The Texans should look to run more vertical routes this week. The Colts love to play single high with Malik Hooker deep. Both Desir and rookie Rock Ya-Sin have trouble with speed. They’re physical corners who can get lost out of breaks, and are susceptible to getting beat downfield. With Hooker playing single high, the offense can stress him into making decisions and then throw off it. This throw to James Washington against Ya-Sin is a perfect example.
Will Fuller V is questionable. This doesn’t mean the Texans should stop throwing the ball downfield. Kenny Stills is still a very good deep receiver. Fuller’s injury has, but shouldn’t have, shunted Houston’s deep passing attack. Since the last time these two played, the same game when Fuller was injured, Watson has attempted only 7 passes over 20+ yards though the air, and only 18 passes between 10-20 air yards. This is absurd. Throwing the ball downfield is one of Watson’s best skills. Stills had success against Indy downfield in their previous matchup. He averaged 26.25 yards a catch. It’s that same scissors combo against Ya-Sin.
With Watson and Hopkins, the Texans have the best players in this game. They need to do everything they can to play through them, spread the field out, and attack Indy’s deep thirds, deep fourths, and single high man coverage. This game maybe a shootout, and if it is, Houston has the better quarterback and receiver, and passing attack in general to win this one. They just can’t keep trotting out the same things they’ve trotted out for weeks now.
3. IT KEEPS GETTING BETTER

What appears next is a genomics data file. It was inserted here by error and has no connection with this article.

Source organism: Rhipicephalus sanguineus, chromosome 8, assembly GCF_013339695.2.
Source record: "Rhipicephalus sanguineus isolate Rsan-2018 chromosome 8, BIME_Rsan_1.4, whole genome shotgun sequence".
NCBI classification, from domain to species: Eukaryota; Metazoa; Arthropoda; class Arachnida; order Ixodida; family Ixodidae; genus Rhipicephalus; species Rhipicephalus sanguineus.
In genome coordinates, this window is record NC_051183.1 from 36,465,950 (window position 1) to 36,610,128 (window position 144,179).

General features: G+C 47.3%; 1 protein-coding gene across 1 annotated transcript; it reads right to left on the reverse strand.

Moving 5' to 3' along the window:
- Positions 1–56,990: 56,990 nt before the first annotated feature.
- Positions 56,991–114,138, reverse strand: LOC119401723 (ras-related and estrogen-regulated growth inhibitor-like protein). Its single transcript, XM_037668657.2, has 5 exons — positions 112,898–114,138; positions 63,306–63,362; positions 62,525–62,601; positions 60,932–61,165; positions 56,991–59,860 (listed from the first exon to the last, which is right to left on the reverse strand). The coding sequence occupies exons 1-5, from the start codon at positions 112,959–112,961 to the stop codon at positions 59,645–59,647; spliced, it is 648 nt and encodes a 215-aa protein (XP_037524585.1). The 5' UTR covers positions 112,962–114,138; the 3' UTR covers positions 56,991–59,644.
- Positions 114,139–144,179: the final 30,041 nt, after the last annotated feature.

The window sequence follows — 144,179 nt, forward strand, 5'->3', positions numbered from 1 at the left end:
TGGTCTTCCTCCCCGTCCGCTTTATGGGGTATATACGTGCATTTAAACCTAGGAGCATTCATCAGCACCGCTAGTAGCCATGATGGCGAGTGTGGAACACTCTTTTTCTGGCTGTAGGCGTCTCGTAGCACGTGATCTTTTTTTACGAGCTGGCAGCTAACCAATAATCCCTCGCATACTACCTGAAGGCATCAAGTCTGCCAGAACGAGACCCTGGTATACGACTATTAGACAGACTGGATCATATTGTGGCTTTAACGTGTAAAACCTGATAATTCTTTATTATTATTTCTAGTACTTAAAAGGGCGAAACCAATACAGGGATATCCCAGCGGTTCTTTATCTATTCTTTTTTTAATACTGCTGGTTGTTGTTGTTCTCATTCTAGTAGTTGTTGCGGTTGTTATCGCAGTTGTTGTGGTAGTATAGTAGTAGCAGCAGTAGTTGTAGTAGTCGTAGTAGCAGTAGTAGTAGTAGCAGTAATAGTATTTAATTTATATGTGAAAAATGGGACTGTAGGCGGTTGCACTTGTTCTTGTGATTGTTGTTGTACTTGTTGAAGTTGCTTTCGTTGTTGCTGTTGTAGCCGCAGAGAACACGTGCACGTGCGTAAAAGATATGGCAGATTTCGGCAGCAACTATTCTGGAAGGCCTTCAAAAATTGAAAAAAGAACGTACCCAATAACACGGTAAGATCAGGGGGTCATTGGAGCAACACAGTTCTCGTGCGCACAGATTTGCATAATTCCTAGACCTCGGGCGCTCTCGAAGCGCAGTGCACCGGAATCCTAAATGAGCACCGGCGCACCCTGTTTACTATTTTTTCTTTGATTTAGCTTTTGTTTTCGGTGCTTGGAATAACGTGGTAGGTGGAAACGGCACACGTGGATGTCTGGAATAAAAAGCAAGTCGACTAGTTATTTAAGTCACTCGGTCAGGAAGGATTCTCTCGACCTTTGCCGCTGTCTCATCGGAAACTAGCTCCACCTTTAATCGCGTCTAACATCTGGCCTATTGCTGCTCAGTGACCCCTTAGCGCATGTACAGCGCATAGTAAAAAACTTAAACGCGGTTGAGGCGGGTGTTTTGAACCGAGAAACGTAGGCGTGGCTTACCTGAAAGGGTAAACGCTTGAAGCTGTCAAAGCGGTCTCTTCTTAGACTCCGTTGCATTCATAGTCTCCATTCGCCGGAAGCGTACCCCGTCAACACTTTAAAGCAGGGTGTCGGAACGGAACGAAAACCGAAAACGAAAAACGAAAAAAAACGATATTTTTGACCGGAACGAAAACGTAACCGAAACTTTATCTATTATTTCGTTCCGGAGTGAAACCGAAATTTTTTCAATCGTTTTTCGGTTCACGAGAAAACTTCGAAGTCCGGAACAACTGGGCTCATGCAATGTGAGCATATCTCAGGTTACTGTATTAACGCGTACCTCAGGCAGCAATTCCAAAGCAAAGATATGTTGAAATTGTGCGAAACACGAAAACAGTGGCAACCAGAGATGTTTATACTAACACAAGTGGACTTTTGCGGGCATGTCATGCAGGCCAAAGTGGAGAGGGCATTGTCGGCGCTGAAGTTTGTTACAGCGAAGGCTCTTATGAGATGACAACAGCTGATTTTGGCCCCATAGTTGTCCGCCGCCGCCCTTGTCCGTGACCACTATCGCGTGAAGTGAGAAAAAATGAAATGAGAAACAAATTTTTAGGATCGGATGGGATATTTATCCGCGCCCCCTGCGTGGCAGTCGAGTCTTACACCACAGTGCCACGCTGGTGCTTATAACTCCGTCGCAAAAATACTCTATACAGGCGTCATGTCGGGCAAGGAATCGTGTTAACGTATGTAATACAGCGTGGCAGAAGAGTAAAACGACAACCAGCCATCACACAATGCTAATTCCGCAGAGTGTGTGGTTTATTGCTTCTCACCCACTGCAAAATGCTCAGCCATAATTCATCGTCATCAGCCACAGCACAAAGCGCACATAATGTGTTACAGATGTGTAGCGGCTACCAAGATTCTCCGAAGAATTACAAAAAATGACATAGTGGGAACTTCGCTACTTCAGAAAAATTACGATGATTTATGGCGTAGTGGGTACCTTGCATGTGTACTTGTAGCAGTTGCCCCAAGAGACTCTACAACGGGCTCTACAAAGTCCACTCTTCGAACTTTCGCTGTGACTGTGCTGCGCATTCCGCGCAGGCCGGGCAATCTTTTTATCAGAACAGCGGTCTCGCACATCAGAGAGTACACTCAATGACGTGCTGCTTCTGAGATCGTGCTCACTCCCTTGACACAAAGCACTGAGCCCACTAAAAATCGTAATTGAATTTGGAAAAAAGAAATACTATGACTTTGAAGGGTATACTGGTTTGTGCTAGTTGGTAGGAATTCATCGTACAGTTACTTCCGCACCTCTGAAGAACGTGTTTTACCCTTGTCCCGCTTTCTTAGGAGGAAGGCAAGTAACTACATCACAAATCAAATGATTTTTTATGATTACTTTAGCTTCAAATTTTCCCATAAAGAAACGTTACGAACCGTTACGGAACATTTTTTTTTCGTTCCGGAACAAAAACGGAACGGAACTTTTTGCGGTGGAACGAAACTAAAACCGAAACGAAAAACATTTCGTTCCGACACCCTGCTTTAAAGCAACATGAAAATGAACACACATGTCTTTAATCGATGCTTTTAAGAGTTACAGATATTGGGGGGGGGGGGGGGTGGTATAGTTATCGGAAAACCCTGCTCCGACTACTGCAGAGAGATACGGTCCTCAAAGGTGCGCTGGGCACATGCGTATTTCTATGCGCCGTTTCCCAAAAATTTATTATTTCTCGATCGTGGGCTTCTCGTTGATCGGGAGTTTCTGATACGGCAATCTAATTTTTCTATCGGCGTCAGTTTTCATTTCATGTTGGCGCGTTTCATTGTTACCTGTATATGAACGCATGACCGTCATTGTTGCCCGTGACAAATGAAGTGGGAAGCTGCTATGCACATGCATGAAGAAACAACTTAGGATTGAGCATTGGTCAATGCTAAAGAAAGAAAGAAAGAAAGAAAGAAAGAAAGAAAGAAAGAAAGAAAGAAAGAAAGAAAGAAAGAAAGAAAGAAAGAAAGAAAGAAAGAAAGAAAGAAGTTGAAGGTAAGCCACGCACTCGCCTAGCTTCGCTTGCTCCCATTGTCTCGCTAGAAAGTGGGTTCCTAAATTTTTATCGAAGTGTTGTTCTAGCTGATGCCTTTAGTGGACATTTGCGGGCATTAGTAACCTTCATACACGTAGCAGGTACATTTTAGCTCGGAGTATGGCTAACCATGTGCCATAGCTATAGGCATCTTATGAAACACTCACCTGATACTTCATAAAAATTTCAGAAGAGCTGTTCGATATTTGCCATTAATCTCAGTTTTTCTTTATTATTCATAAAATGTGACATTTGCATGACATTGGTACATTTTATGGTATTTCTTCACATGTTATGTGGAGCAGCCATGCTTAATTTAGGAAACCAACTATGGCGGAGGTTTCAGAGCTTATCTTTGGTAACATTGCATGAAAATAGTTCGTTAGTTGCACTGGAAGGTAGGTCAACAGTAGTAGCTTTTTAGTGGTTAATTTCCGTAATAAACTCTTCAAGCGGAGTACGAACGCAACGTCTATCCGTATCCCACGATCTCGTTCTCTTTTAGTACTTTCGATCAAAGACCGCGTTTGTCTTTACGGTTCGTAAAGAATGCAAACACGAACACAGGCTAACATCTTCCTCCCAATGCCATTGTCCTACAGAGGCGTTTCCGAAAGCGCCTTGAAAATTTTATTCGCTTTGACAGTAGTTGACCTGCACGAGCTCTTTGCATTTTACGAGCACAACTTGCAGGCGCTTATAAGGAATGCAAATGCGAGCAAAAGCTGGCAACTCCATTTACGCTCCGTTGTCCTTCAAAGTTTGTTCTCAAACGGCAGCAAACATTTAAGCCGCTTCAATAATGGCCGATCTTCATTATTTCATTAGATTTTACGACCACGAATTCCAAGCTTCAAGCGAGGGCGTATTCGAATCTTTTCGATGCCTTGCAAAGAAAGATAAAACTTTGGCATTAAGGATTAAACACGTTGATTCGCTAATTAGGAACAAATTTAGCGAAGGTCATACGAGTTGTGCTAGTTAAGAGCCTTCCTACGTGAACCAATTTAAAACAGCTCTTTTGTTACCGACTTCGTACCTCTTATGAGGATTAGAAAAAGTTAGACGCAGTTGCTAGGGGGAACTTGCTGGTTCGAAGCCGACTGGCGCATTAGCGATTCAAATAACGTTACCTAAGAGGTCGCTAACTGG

The monster in the center of this ideal, that sounds so clean and clear and beautiful in the confines of my skull, is that the Colts’ pass defense has substantially improved since the last time these two teams played. They’ve allowed 17 points a game, 196.75 yards a game, and have an average pass defense DVOA of -12.95%. The worst rating they’ve had was 7.1% against Jacksonville last week. Their pass defense has dominated against Denver, Pittsburgh, and Miami, and was great against Jacksonville.
These teams don’t have the same caliber of players that Houston has. Yes, I know that, I got it. The key here though is the Colts are healthier. Jabaal Sheard has knocked off the dead skin and torn the collage of newsprint off his walls. Justin Houston has figured out the whole hand down pass rushing thing. And, just as importantly, Kenny Moore and Malik Hooker are back on the field.
The Colts’ pass rush consists of a trio consisting of Houston, Sheard, and Autry. Houston is wiiiide out there. Getting into wide ‘5’ sets and speed rushing against anyone. The Colts prefer to use him against left tackles. It will be interesting to see if they get him any rushes against rookie Tytus Howard instead. Laremy Tunsil may lead the league in penalties, but he’s still a dominant one v. one watchdog. The one thing Watson can’t do is get deep in the pocket when Houston is wide. This will walk him directly into sacks. I’m old enough to remember when Whitney Mercilus would make plays like this.
Blocking Houston is like trying to grasp a glass bottle slipping out of your hands. It wriggles, you bobble, it crashes towards the Earth. Speed and gravity. Both are overwhelming. Phew. I’m still devastated I lost that beet juice kombucha in Canada. I know what professional offensive tackles feel like.